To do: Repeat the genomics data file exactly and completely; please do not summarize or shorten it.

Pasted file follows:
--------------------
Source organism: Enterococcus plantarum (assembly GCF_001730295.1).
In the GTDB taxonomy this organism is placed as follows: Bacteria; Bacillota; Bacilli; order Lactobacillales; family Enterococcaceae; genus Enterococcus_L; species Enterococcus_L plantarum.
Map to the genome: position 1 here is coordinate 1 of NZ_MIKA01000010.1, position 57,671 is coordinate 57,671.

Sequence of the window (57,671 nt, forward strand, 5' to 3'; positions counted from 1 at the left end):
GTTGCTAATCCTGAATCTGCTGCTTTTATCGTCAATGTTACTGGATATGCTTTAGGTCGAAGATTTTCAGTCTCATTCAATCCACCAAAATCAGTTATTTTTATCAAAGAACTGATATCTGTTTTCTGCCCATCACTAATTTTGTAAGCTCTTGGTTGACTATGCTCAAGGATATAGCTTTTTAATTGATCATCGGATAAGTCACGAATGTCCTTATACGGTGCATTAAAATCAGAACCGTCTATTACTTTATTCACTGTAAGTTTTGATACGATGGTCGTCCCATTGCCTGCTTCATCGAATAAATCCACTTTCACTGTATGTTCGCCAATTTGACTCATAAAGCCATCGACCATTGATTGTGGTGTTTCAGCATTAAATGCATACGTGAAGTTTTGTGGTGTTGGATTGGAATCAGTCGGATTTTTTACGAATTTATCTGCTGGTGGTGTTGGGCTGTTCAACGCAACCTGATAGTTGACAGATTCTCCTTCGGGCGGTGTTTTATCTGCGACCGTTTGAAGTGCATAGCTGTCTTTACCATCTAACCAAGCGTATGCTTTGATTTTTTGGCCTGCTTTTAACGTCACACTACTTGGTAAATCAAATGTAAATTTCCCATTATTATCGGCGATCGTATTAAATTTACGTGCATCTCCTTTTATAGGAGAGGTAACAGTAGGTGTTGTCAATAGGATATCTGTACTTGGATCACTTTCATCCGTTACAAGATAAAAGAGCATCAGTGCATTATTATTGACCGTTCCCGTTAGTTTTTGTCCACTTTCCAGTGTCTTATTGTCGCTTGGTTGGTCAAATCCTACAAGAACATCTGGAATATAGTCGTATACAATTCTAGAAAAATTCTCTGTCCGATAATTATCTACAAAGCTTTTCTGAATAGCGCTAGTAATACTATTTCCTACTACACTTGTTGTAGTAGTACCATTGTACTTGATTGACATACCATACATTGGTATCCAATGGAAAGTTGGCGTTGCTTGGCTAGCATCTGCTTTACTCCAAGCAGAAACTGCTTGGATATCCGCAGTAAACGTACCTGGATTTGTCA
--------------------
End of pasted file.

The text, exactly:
Source organism: Enterococcus plantarum (assembly GCF_001730295.1).
In the GTDB taxonomy this organism is placed as follows: Bacteria; Bacillota; Bacilli; order Lactobacillales; family Enterococcaceae; genus Enterococcus_L; species Enterococcus_L plantarum.
Map to the genome: position 1 here is coordinate 1 of NZ_MIKA01000010.1, position 57,671 is coordinate 57,671.

Sequence of the window (57,671 nt, forward strand, 5' to 3'; positions counted from 1 at the left end):
GTTGCTAATCCTGAATCTGCTGCTTTTATCGTCAATGTTACTGGATATGCTTTAGGTCGAAGATTTTCAGTCTCATTCAATCCACCAAAATCAGTTATTTTTATCAAAGAACTGATATCTGTTTTCTGCCCATCACTAATTTTGTAAGCTCTTGGTTGACTATGCTCAAGGATATAGCTTTTTAATTGATCATCGGATAAGTCACGAATGTCCTTATACGGTGCATTAAAATCAGAACCGTCTATTACTTTATTCACTGTAAGTTTTGATACGATGGTCGTCCCATTGCCTGCTTCATCGAATAAATCCACTTTCACTGTATGTTCGCCAATTTGACTCATAAAGCCATCGACCATTGATTGTGGTGTTTCAGCATTAAATGCATACGTGAAGTTTTGTGGTGTTGGATTGGAATCAGTCGGATTTTTTACGAATTTATCTGCTGGTGGTGTTGGGCTGTTCAACGCAACCTGATAGTTGACAGATTCTCCTTCGGGCGGTGTTTTATCTGCGACCGTTTGAAGTGCATAGCTGTCTTTACCATCTAACCAAGCGTATGCTTTGATTTTTTGGCCTGCTTTTAACGTCACACTACTTGGTAAATCAAATGTAAATTTCCCATTATTATCGGCGATCGTATTAAATTTACGTGCATCTCCTTTTATAGGAGAGGTAACAGTAGGTGTTGTCAATAGGATATCTGTACTTGGATCACTTTCATCCGTTACAAGATAAAAGAGCATCAGTGCATTATTATTGACCGTTCCCGTTAGTTTTTGTCCACTTTCCAGTGTCTTATTGTCGCTTGGTTGGTCAAATCCTACAAGAACATCTGGAATATAGTCGTATACAATTCTAGAAAAATTCTCTGTCCGATAATTATCTACAAAGCTTTTCTGAATAGCGCTAGTAATACTATTTCCTACTACACTTGTTGTAGTAGTACCATTGTACTTGATTGACATACCATACATTGGTATCCAATGGAAAGTTGGCGTTGCTTGGCTAGCATCTGCTTTACTCCAAGCAGAAACTGCTTGGATATCCGCAGTAAACGTACCTGGATTTGTCA